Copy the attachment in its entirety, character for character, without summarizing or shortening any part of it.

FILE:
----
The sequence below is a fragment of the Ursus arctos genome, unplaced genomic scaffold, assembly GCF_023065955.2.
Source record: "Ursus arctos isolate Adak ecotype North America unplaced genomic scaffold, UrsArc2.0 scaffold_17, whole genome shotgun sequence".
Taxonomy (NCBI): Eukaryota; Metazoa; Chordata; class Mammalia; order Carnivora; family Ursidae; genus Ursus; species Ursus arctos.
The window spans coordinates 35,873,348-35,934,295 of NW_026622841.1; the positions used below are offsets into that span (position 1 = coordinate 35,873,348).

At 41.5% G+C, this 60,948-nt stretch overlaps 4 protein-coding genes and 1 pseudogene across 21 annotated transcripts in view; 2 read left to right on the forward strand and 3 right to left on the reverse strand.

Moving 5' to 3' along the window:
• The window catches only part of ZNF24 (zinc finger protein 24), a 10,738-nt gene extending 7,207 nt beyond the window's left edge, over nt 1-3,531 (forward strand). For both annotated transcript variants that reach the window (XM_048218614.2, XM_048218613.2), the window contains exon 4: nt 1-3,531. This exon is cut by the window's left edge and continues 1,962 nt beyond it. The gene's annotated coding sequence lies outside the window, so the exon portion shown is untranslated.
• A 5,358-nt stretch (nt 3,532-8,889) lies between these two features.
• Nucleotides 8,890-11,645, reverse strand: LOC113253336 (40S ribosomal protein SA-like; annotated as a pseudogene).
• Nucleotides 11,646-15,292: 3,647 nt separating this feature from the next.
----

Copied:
The sequence below is a fragment of the Ursus arctos genome, unplaced genomic scaffold, assembly GCF_023065955.2.
Source record: "Ursus arctos isolate Adak ecotype North America unplaced genomic scaffold, UrsArc2.0 scaffold_17, whole genome shotgun sequence".
Taxonomy (NCBI): Eukaryota; Metazoa; Chordata; class Mammalia; order Carnivora; family Ursidae; genus Ursus; species Ursus arctos.
The window spans coordinates 35,873,348-35,934,295 of NW_026622841.1; the positions used below are offsets into that span (position 1 = coordinate 35,873,348).

At 41.5% G+C, this 60,948-nt stretch overlaps 4 protein-coding genes and 1 pseudogene across 21 annotated transcripts in view; 2 read left to right on the forward strand and 3 right to left on the reverse strand.

Moving 5' to 3' along the window:
• The window catches only part of ZNF24 (zinc finger protein 24), a 10,738-nt gene extending 7,207 nt beyond the window's left edge, over nt 1-3,531 (forward strand). For both annotated transcript variants that reach the window (XM_048218614.2, XM_048218613.2), the window contains exon 4: nt 1-3,531. This exon is cut by the window's left edge and continues 1,962 nt beyond it. The gene's annotated coding sequence lies outside the window, so the exon portion shown is untranslated.
• A 5,358-nt stretch (nt 3,532-8,889) lies between these two features.
• Nucleotides 8,890-11,645, reverse strand: LOC113253336 (40S ribosomal protein SA-like; annotated as a pseudogene).
• Nucleotides 11,646-15,292: 3,647 nt separating this feature from the next.